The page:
วันอาทิตย์ที่ 21 กันยายน พ.ศ. 2551

How to Grow Durians # 2

FROM FIRST PAGE OF DURIAN

Planting: In equatorial regions, the most favorable time for planting is winter from November through mid-January (and not during the February-May dry season). In tropical areas far from the equator, early spring is probably best but is likely not too critical.

In Malaysia, planting holes 0.6m [2 feet] in diameter and depth are dug and allowed to weather for 2-4 weeks. (The Brunei Department of Agriculture recommends .5 m deep by 1 meter in diameter.) Organic matter or compost at the rate of about 5-10 kg [10-20 pounds] is added to each hole, also about 200 gm [1/2 pound] of rock phosphate, and the young trees are planted with as little disturbance to the roots as possible. It’s advisable to go further than this, and add rock dust (which enhances a plant’s health and enriches the flavor of the plant’s resulting food harvest) as well as other available organic amendments, and use standard organic tree planting techniques.

In orchards, durian trees are commonly spaced 6-16 m [20 to 50 feet] apart, aiming for about 156 trees/hectare [64 trees/acre] to 40 trees/hectare [16 trees/acre]. T.S. Chang of Bao Sheng Durian Farm in Malaysia recommends 30 trees/hectare [12 trees/acre]. At closer spacings, thinning will be necessary by the time the trees are 8 to 10 years old to reduce tree density and give remaining trees room for further growth. As grafted trees may start bearing at age 4-6, planting the trees more closely in the orchard’s first decade is a way to increase fruit production from a given piece of land. However, T.S. advises against this, saying from experience that few growers who plant more closely can bring themselves to cut down any 10-year old bearing durian trees of good quality to thin out the orchard, and most often allow them to remain. In the long term, this is unfortunate for the trees and the grower, as the trees compete for canopy sunlight in the increasingly cramped situation and eventually grow very tall and thin with less fruitbearing capacity.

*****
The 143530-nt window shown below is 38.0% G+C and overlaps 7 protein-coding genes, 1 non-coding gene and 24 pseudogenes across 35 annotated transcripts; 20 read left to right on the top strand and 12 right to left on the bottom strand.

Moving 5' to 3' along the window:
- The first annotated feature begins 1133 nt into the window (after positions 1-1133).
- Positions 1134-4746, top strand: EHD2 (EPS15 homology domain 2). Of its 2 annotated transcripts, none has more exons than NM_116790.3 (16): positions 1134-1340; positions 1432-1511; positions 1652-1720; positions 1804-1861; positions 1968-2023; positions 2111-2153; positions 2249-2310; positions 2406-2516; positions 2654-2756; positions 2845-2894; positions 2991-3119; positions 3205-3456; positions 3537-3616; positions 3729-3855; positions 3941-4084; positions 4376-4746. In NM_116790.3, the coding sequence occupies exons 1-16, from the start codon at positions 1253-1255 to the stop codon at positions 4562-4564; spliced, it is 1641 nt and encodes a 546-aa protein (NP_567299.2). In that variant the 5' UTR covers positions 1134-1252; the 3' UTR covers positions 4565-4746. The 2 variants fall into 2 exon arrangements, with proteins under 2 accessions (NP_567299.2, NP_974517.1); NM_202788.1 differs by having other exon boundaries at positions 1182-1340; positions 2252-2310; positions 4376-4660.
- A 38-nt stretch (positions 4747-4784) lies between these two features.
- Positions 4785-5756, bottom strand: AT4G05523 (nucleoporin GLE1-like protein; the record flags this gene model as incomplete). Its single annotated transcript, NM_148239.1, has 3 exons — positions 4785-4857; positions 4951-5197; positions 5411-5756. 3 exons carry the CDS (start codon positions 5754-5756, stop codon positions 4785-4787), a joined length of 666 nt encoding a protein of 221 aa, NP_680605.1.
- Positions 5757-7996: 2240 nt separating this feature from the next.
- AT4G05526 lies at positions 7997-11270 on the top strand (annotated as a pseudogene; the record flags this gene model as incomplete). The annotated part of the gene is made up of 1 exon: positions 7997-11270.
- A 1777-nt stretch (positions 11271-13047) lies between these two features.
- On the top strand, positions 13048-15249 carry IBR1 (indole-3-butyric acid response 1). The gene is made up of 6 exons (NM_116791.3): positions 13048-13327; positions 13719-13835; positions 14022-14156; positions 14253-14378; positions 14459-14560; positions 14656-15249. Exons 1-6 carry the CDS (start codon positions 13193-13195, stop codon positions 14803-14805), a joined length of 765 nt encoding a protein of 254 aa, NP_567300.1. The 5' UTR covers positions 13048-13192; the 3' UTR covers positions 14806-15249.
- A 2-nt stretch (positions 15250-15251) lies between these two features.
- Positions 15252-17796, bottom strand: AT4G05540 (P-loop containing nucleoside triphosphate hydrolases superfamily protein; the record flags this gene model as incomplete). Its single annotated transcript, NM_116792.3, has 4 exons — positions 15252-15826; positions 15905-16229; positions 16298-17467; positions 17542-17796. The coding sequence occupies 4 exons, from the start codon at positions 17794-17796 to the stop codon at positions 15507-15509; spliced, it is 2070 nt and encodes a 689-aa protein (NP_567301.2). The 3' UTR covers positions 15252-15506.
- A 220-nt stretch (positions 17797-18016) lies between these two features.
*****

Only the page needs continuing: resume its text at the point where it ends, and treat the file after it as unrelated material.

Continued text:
It's worth remembering that durian is a native of equatorial rainforests, eventually growing to the high canopy, and is at home amongst a mix of other plants and trees. As the Permaculture approach recommends, other useful plants can be grown among durian trees at ground level and lower levels. These can also provide needed shade during the durian trees' early life, as happens in the rainforest. The Brunei Department of Agriculture recommends interplanting durians with bananas and/or papayas.

young durian trees interplanted with bananas (Brunei Dept. of Agriculture photos)
The bananas or papayas should be planted 6 months ahead of the durians, at a spacing of 3 x 3 meters [~10 feet]. Eventually the durians will shade out the bananas or papayas, which can be trimmed and used as mulch and will also of course provide fruit harvest of their own. By the time the durians are fruiting, the banana or papaya plants should be removed, however, as their fruits will draw unwanted pest insects to the area. For trees that will remain interplanted among the durians indefinitely, in Malaysia, rambutan is a favored choice, as is nutmeg and chile pepper plants; but not mangos, mangosteen, citrus, starfruit, jackfruit, champedak, nor many others that can attract pest insects. The Brunei Department of Ag also suggests another alternative of interplanting with fast growing nitrogen-fixing-trees (there are a great many possibilities, including various species of Gliricidia, Sesbania, Leucaena, Albizia, Acacia, and others) which will provide shade, nutritious mulch, and soil improvement.

Propagation: Propagation of durian trees can be done through either seeds or by vegetative means.